Document Detail


Influence of crop residue ration supplementation on the attainment of puberty and postpartum reproductive activities of Red Sokoto goats.
MedLine Citation:
PMID:  19112710     Owner:  NLM     Status:  MEDLINE    
Abstract/OtherAbstract:
The general objective of this study was to come up with an appropriate, affordable and locally available crop residue supplementation package that would enhance reproductive performance in small ruminants. Specifically, 28 Red Sokoto weaner does between 3 and 4 months of age weighing between 2 and 3 kg were used in the first experiment to determine the influence of crop residue supplementation on age and weight at puberty as determined by blood progesterone levels. In the second experiment, another 28 adult does (> or = 2 years old) of the same breed in the same flock with lactation numbers between 1 and 3 were used to determine the length of postpartum acyclic period. In both experiments, a 3 x 2 factorial experimental design comprising three dietary supplements (A, B, C) at two feeding levels (1% and 2% of body weight) fed in addition to a basal diet of Digitaria smutsii hay and natural pasture ad libitum with an unsupplemented negative control group (D) and four goats per treatment was utilized. In ration A, a conventional concentrate supplement consisting of maize, wheat offal, cottonseed cake and bonemeal was utilized; in rations B and C, the supplement consisted of guinea-corn bran, cowpea husk and groundnut haulms; and maize offal, groundnut shells and groundnut haulms respectively. Unsupplemented (ration D) weaner does reached puberty at a later age and had lighter body weights than all the others. Weaner does on ration 2A (concentrate fed at 2% of body weight) attained puberty at the earliest age and heaviest body weight, although the age at puberty was not significantly different from those on rations 1A (concentrate fed at 1% body weight), 1C and 2C. Blood progesterone profiles before and after puberty ranged from 0.05 to 9.0 ng/ml, respectively, and was highest in does fed rations A and C and least in the unsupplemented does. The mean interval between kidding and initiation of ovarian activity was 54.28 +/- 17.61 days and the mean interval between kidding and conception was 63.04 +/- 25.34 days. Only 25% of the unsupplemented does conceived again during the period under study compared with 100% in rations 1A, 2A, 1C and 2C; 75% in ration 2B and 50% in ration 1B. It was concluded that implementation of supplementary feeding in the dry season improves reproductive performance in the Red Sokoto doe. Furthermore, ration C, a crop residue-based ration, was a suitable dry season supplementation alternative to the expensive conventional concentrate ration for the smallholder goat farmer in the subhumid tropics of Nigeria.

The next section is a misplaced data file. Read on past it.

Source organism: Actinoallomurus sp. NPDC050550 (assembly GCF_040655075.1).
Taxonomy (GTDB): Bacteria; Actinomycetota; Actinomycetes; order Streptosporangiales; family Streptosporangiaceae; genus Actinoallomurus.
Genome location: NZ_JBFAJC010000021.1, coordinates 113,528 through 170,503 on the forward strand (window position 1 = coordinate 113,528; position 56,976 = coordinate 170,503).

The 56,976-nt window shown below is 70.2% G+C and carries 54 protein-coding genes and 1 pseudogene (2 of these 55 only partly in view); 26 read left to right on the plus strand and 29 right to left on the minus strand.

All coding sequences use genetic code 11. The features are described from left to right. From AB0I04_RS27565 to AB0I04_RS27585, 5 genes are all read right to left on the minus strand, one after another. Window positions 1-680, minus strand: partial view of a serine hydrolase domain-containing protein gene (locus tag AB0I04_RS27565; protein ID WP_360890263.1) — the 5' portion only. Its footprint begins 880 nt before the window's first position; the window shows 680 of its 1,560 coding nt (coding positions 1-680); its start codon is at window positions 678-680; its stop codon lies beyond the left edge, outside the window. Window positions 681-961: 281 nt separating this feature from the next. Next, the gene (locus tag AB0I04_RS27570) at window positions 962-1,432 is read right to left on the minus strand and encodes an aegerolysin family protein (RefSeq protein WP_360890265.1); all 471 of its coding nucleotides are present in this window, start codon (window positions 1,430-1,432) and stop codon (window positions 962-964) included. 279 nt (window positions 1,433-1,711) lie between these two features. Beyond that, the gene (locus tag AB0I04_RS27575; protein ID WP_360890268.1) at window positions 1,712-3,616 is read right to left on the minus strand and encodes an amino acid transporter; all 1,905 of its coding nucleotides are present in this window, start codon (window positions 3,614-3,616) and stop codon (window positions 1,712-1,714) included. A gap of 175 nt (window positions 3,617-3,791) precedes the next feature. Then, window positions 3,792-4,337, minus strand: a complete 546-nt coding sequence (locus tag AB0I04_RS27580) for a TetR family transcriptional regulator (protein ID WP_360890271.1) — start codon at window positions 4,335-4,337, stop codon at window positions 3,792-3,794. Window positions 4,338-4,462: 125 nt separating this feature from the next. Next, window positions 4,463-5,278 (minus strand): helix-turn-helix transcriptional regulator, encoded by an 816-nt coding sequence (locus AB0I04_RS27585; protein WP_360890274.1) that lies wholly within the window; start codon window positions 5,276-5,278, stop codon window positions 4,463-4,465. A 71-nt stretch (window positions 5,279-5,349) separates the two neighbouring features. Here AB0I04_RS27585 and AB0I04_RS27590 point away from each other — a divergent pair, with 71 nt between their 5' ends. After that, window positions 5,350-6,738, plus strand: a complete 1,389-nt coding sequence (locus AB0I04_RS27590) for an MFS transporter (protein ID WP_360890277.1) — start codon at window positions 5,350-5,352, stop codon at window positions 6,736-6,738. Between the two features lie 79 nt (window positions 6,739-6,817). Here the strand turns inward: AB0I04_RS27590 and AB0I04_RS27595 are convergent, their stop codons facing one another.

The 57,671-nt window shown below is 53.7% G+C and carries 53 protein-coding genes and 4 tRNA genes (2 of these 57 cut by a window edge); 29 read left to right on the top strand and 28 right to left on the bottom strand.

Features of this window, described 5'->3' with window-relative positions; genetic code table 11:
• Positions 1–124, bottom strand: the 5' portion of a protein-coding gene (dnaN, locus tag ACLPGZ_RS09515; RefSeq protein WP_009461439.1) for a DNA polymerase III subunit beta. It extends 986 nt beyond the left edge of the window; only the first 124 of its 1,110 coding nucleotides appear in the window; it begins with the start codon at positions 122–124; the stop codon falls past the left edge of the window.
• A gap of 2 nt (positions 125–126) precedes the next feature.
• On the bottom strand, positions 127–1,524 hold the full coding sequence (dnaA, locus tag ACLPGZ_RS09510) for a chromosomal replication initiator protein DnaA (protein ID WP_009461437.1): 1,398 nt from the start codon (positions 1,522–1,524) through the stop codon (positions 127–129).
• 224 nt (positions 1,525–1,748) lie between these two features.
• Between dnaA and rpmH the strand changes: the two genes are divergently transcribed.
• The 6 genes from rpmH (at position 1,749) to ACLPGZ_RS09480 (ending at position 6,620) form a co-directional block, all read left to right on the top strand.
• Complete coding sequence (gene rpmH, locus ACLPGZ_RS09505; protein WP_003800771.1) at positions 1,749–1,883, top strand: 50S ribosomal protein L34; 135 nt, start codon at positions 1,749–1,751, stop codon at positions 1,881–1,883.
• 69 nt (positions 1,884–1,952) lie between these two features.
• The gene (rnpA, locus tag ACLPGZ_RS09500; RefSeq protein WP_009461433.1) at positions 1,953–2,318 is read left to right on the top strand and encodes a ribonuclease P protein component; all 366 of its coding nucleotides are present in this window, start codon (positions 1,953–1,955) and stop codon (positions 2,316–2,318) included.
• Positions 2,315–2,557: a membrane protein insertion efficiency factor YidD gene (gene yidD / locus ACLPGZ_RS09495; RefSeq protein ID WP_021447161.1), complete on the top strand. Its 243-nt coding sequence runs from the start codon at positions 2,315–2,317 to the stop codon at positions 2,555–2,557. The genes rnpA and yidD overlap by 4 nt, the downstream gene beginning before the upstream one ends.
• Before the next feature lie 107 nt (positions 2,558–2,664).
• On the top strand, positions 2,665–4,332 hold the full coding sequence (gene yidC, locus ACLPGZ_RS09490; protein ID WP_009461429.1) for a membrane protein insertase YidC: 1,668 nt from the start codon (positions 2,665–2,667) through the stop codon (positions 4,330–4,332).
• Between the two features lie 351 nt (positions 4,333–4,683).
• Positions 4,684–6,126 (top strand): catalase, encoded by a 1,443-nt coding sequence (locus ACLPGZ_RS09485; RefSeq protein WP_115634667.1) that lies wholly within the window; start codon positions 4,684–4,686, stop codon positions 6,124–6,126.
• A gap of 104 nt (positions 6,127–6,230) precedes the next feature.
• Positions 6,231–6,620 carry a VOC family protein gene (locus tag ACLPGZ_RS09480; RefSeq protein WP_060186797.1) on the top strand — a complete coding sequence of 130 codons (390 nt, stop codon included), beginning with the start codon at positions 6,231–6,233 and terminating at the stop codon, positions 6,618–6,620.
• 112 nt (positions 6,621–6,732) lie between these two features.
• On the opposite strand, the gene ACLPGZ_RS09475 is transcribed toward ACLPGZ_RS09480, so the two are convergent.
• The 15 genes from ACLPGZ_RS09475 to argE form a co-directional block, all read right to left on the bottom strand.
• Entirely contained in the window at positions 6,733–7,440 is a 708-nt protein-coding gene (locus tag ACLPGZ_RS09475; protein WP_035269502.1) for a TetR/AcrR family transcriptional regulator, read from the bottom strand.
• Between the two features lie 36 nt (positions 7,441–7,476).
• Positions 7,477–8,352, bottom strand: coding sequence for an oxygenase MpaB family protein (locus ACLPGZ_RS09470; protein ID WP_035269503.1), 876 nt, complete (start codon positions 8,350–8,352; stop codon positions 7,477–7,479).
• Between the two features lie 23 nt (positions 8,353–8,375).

Authors:
B S Malau-Aduli; L O Eduvie; C A M Lakpini; A E O Malau-Aduli
Publication Detail:
Type:  Journal Article; Research Support, Non-U.S. Gov't    
Journal Detail:
Title:  Journal of animal physiology and animal nutrition     Volume:  89     ISSN:  0931-2439     ISO Abbreviation:  J Anim Physiol Anim Nutr (Berl)     Publication Date:  2005 Feb 
Date Detail:
Created Date:  2008-12-30     Completed Date:  2009-02-17     Revised Date:  -    
Medline Journal Info:
Nlm Unique ID:  101126979     Medline TA:  J Anim Physiol Anim Nutr (Berl)     Country:  Germany    
Other Details:
Languages:  eng     Pagination:  11-9     Citation Subset:  IM    
Affiliation:
Department of Animal Science, Ahmadu Bello University, Zaria, Nigeria. aduli40@yahoo.co.uk
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MeSH Terms
Descriptor/Qualifier:
Animal Feed
Animal Husbandry / methods
Animal Nutritional Physiological Phenomena / physiology*
Animals
Animals, Newborn / growth & development,  physiology
Body Weight / physiology
Climate
Dietary Supplements
Female
Goats / growth & development,  physiology*
Lactation / physiology*
Nigeria
Nutritional Requirements
Postpartum Period
Progesterone / blood
Random Allocation
Reproduction / physiology*
Sexual Maturation / physiology*
Weaning
Weight Gain
Chemical
Reg. No./Substance:
57-83-0/Progesterone

From MEDLINE®/PubMed®, a database of the U.S. National Library of Medicine


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